Virginia Tech professor charged and released for Mountain Valley Pipeline protest

Pipeline construction has come to a halt on Brush Mountain

By Shayne Dwyer - Reporter, Heather Butterworth - Digital Content Producer, Irisha Jones - Reporter

BLACKSBURG, Va. - Authorities have removed Emily Satterwhite from Mountain Valley Pipeline construction equipment.

The extraction process required two aerial lifts, an angle grinder and a smaller grinding tool. It took nearly two hours to complete and was part of the nearly 15 hours Satterwhite spent attached to the excavator. The lockbox device consisted of a metal solid metal outer pipe that bent at a right angle. She also had other materials inside the pipe to make it difficult to remove.

Virginia State Police and crews on scene requested Satterwhite come down throughout the day. State Police said after examining the device she used to attach herself, there was no way for her to remove it without being physically cut out of it.

Satterwhite was taken into custody and transported to the Montgomery County Magistrate's Office in Christiansburg after being checked by a doctor on scene. Satterwhite said she was charged with interfering with someone else's property, but not for resisting arrest or obstruction. She was released on bond and will appear in court in July. She also said police on scene treated her with professionalism and were more respectful than the police she experienced while supporting protestors on national forest land earlier this year.


A Blacksburg woman, who is an associate professor at Virginia Tech, has locked herself to construction equipment as a protest against the Mountain Valley Pipeline. 

Emily Satterwhite is an associate professor in Appalachian studies in the College of Liberal Arts and Human Sciences.

A Virginia Tech spokeswoman told 10 News that the university supports its faculty's First Amendment rights and that the right to engage in civil protest falls inside these parameters.

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Pipeline construction came to a halt on Brush Mountain on Thursday morning. 

Credit: Appalachians Against Pipelines

The blockade, carried out by Satterwhite, is the most recent action in an ongoing campaign to stop the Mountain Valley Pipeline.

She has been locked to the equipment since 6 a.m. Thursday. She wants to protect the land and water that the pipeline could affect.

She was surrounded by a banner that read "Water is life - we won't back down."

"I'm here because for three and a half years we've been fighting this stupid pipeline that nobody wants," stated Satterwhite.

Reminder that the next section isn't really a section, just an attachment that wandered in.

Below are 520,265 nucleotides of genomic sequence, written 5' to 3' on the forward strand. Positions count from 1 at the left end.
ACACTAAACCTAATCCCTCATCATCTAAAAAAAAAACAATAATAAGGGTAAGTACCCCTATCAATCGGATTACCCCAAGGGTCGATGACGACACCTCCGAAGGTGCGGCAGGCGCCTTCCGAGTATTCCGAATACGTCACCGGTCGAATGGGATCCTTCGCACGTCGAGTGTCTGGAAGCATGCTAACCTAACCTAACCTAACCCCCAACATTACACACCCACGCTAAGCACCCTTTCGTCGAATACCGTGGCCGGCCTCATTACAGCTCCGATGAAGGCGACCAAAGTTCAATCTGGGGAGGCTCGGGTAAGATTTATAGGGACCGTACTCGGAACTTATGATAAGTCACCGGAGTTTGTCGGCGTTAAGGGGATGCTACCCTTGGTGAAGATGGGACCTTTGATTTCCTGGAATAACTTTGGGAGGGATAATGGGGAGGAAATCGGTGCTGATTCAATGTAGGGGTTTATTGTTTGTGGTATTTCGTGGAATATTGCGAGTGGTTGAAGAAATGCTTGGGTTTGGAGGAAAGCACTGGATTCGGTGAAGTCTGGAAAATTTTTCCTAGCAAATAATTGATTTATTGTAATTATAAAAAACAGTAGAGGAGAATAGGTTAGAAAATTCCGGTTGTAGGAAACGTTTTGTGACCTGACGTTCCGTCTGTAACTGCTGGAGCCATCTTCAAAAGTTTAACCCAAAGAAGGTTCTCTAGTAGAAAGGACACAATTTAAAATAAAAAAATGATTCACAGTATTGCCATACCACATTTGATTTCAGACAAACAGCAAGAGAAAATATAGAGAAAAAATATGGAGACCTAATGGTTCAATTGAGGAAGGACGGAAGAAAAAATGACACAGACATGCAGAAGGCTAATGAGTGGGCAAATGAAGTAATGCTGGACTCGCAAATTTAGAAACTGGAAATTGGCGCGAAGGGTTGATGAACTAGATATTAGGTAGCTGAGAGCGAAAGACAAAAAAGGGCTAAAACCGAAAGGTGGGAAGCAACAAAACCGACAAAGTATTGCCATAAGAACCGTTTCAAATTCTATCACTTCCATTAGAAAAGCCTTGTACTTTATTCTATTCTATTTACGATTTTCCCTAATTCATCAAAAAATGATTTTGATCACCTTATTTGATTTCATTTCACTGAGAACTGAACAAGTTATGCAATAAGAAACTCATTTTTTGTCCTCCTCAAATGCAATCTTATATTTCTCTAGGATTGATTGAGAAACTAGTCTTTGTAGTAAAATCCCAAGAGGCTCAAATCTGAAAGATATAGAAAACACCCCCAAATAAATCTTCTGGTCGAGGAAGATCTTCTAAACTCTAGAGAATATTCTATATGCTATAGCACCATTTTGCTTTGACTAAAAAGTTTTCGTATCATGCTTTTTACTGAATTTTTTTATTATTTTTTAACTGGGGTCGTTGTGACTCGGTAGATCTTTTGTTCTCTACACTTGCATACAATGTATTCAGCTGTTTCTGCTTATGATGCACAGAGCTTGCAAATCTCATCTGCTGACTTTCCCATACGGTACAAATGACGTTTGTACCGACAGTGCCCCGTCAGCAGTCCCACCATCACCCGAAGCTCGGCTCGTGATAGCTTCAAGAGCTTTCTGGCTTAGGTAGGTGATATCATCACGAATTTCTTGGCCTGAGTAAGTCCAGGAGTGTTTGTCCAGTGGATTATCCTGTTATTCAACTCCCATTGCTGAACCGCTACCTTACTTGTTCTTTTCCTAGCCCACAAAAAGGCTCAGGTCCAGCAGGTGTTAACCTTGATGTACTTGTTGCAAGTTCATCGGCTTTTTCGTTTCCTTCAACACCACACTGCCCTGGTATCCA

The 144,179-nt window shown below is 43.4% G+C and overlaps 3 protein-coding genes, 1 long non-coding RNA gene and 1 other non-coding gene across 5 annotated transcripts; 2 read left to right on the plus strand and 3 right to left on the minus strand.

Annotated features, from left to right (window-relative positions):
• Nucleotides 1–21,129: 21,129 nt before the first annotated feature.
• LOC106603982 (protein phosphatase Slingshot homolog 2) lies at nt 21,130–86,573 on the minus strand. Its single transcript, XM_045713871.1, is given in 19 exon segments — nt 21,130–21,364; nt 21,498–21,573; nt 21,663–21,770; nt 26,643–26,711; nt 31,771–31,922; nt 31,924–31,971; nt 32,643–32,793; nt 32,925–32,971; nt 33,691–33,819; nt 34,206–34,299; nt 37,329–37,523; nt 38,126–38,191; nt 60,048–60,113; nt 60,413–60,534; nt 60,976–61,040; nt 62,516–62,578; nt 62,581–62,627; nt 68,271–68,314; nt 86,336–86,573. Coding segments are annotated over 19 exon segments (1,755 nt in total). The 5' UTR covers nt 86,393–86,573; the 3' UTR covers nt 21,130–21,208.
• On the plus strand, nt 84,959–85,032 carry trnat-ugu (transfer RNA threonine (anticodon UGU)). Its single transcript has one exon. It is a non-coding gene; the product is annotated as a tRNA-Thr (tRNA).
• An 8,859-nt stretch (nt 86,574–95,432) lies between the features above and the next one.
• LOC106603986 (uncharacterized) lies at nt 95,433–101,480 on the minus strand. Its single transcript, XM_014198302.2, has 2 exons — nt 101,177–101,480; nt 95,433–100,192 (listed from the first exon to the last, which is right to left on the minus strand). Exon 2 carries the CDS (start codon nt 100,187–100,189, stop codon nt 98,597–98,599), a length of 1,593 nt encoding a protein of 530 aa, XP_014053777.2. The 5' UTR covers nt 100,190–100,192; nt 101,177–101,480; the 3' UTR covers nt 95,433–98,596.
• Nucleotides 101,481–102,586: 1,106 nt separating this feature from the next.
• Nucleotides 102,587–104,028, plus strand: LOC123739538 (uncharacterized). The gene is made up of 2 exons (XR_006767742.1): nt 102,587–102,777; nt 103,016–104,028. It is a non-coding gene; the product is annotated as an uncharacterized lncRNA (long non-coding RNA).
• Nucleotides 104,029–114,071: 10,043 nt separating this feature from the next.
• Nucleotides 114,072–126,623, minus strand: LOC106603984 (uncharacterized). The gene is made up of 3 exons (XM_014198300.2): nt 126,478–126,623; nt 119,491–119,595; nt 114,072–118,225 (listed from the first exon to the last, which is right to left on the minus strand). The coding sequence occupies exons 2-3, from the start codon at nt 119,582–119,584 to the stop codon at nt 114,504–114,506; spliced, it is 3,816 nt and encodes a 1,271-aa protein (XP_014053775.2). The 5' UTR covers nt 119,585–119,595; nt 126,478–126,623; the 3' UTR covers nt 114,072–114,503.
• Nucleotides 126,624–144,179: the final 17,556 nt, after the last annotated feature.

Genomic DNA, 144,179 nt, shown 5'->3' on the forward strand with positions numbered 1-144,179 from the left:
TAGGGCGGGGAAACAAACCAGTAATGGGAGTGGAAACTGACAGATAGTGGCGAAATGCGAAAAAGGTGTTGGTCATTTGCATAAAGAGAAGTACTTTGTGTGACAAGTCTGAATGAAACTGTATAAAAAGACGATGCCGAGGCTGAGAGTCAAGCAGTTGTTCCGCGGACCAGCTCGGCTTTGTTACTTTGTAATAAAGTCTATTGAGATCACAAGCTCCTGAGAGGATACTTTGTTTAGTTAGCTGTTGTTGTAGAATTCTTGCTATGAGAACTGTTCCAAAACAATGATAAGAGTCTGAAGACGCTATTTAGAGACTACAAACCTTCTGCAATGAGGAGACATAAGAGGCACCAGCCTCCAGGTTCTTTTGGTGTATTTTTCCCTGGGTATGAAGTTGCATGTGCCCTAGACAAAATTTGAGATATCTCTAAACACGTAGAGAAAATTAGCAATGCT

Natalie Cox, Mountain Valley Pipeline spokeswoman, gave this statement: "While we respect the opinions of those who are opposed to MVP and other important natural gas infrastructure projects, it is unfortunate that a select few continue to engage in this type of unsafe activity."

A few supporters came to watch as Satterwhite sat locked to the top of the excavator.

"Emily is here to make a stance. To make her own personal stance against what so many before us have been fighting for for decades and centuries. To protect this earth and protect it for the next seven generations will make sure our water are still here for our children and their children and their children," said Trish McLawhorn.

People close to her say that it won't be easy for her to give in after researching and studying the project and its possible environmental effects.

"I want to say this is not a game. This is about our livelihoods and our survival and protecting our waters in our futures and for generations and generations ot come," said Satterwhite.

Pipeline resistor Jammie Hale said he loves seeing his friend take action against a company that he believes is stealing away their rights and land.

"To stop Mountain Valley Pipeline and EQT. Period stop them or delay them as long as we can until they give up," stated Hale.

Hale said that he was the one that was supposed to be locked to the top of the machine, but things didn't go as planned.

"I got summoned to go to court yesterday by Mountain Valley Pipeline. More harassment, yeah, so I'm due back in court," said Hale.

Some people are hoping that Satterwhite is the one to bring some kind of better outcome to the situation.

“Emily is always successful in her quest. So I think that’s a day just by taking a stand and being a mom who is doing mom things to protect the environment is a success," said Trish McLawhorn.

Dozens of police were at the scene trying to find the best way to get Satterwhite down. State police told her that she was in violation of state wall, but didn't specify which ones.

Blacksburg emergency officials are urging supporters to ask her to come down because they are worried about her health.

This is a developing story. Check back for updates. 

Appalachians Against Pipelines/Facebook

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